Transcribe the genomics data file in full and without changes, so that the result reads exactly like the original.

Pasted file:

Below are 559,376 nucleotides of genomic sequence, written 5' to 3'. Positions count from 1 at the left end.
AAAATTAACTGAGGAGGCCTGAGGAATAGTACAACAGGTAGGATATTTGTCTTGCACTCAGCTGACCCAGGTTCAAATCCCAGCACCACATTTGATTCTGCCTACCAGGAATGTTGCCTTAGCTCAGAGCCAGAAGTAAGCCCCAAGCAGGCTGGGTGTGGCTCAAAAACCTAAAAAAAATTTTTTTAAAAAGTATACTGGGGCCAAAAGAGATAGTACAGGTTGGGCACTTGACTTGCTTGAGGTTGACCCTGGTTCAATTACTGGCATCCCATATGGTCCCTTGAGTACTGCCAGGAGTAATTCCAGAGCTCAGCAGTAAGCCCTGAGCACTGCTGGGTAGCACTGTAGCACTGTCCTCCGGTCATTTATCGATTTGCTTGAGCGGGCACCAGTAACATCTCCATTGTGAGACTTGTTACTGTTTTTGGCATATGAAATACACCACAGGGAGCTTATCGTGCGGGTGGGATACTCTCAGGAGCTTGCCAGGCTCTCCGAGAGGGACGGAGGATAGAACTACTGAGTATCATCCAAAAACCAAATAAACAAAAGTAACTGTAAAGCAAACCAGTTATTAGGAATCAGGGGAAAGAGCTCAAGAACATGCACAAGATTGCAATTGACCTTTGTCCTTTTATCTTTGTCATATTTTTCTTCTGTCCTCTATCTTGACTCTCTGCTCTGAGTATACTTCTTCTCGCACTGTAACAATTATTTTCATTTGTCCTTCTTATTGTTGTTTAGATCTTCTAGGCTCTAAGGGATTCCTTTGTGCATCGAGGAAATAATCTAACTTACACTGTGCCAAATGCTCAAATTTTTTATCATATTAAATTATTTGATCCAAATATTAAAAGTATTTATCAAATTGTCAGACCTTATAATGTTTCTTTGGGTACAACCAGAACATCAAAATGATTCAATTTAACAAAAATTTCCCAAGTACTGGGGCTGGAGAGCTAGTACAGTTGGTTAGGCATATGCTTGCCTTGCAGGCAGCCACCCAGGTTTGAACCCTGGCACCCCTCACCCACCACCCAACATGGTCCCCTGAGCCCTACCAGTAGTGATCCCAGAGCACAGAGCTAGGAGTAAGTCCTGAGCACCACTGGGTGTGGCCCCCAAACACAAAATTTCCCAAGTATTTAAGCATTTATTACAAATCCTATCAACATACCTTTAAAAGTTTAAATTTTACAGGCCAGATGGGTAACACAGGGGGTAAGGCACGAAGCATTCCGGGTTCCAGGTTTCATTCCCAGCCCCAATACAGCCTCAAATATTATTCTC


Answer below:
Below are 559,376 nucleotides of genomic sequence, written 5' to 3'. Positions count from 1 at the left end.
AAAATTAACTGAGGAGGCCTGAGGAATAGTACAACAGGTAGGATATTTGTCTTGCACTCAGCTGACCCAGGTTCAAATCCCAGCACCACATTTGATTCTGCCTACCAGGAATGTTGCCTTAGCTCAGAGCCAGAAGTAAGCCCCAAGCAGGCTGGGTGTGGCTCAAAAACCTAAAAAAAATTTTTTTAAAAAGTATACTGGGGCCAAAAGAGATAGTACAGGTTGGGCACTTGACTTGCTTGAGGTTGACCCTGGTTCAATTACTGGCATCCCATATGGTCCCTTGAGTACTGCCAGGAGTAATTCCAGAGCTCAGCAGTAAGCCCTGAGCACTGCTGGGTAGCACTGTAGCACTGTCCTCCGGTCATTTATCGATTTGCTTGAGCGGGCACCAGTAACATCTCCATTGTGAGACTTGTTACTGTTTTTGGCATATGAAATACACCACAGGGAGCTTATCGTGCGGGTGGGATACTCTCAGGAGCTTGCCAGGCTCTCCGAGAGGGACGGAGGATAGAACTACTGAGTATCATCCAAAAACCAAATAAACAAAAGTAACTGTAAAGCAAACCAGTTATTAGGAATCAGGGGAAAGAGCTCAAGAACATGCACAAGATTGCAATTGACCTTTGTCCTTTTATCTTTGTCATATTTTTCTTCTGTCCTCTATCTTGACTCTCTGCTCTGAGTATACTTCTTCTCGCACTGTAACAATTATTTTCATTTGTCCTTCTTATTGTTGTTTAGATCTTCTAGGCTCTAAGGGATTCCTTTGTGCATCGAGGAAATAATCTAACTTACACTGTGCCAAATGCTCAAATTTTTTATCATATTAAATTATTTGATCCAAATATTAAAAGTATTTATCAAATTGTCAGACCTTATAATGTTTCTTTGGGTACAACCAGAACATCAAAATGATTCAATTTAACAAAAATTTCCCAAGTACTGGGGCTGGAGAGCTAGTACAGTTGGTTAGGCATATGCTTGCCTTGCAGGCAGCCACCCAGGTTTGAACCCTGGCACCCCTCACCCACCACCCAACATGGTCCCCTGAGCCCTACCAGTAGTGATCCCAGAGCACAGAGCTAGGAGTAAGTCCTGAGCACCACTGGGTGTGGCCCCCAAACACAAAATTTCCCAAGTATTTAAGCATTTATTACAAATCCTATCAACATACCTTTAAAAGTTTAAATTTTACAGGCCAGATGGGTAACACAGGGGGTAAGGCACGAAGCATTCCGGGTTCCAGGTTTCATTCCCAGCCCCAATACAGCCTCAAATATTATTCTC